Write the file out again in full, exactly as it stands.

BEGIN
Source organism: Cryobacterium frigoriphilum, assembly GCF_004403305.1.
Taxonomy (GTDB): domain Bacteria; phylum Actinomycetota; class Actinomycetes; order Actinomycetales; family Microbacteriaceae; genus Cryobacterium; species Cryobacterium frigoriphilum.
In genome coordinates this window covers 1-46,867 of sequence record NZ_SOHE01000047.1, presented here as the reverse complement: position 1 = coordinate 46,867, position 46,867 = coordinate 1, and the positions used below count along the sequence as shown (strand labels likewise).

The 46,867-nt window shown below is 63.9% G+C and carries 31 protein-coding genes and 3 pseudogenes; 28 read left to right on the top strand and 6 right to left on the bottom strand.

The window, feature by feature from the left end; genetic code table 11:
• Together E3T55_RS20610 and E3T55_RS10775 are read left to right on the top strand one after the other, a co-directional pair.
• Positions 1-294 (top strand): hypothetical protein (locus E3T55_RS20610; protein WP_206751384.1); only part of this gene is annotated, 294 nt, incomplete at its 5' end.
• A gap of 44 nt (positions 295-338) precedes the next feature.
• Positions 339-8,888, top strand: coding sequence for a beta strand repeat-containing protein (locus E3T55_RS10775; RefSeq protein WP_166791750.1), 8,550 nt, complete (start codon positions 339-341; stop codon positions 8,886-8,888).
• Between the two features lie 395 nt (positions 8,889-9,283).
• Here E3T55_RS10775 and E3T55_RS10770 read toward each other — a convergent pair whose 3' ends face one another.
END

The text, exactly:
Source organism: Cryobacterium frigoriphilum, assembly GCF_004403305.1.
Taxonomy (GTDB): domain Bacteria; phylum Actinomycetota; class Actinomycetes; order Actinomycetales; family Microbacteriaceae; genus Cryobacterium; species Cryobacterium frigoriphilum.
In genome coordinates this window covers 1-46,867 of sequence record NZ_SOHE01000047.1, presented here as the reverse complement: position 1 = coordinate 46,867, position 46,867 = coordinate 1, and the positions used below count along the sequence as shown (strand labels likewise).

The 46,867-nt window shown below is 63.9% G+C and carries 31 protein-coding genes and 3 pseudogenes; 28 read left to right on the top strand and 6 right to left on the bottom strand.

The window, feature by feature from the left end; genetic code table 11:
• Together E3T55_RS20610 and E3T55_RS10775 are read left to right on the top strand one after the other, a co-directional pair.
• Positions 1-294 (top strand): hypothetical protein (locus E3T55_RS20610; protein WP_206751384.1); only part of this gene is annotated, 294 nt, incomplete at its 5' end.
• A gap of 44 nt (positions 295-338) precedes the next feature.
• Positions 339-8,888, top strand: coding sequence for a beta strand repeat-containing protein (locus E3T55_RS10775; RefSeq protein WP_166791750.1), 8,550 nt, complete (start codon positions 339-341; stop codon positions 8,886-8,888).
• Between the two features lie 395 nt (positions 8,889-9,283).
• Here E3T55_RS10775 and E3T55_RS10770 read toward each other — a convergent pair whose 3' ends face one another.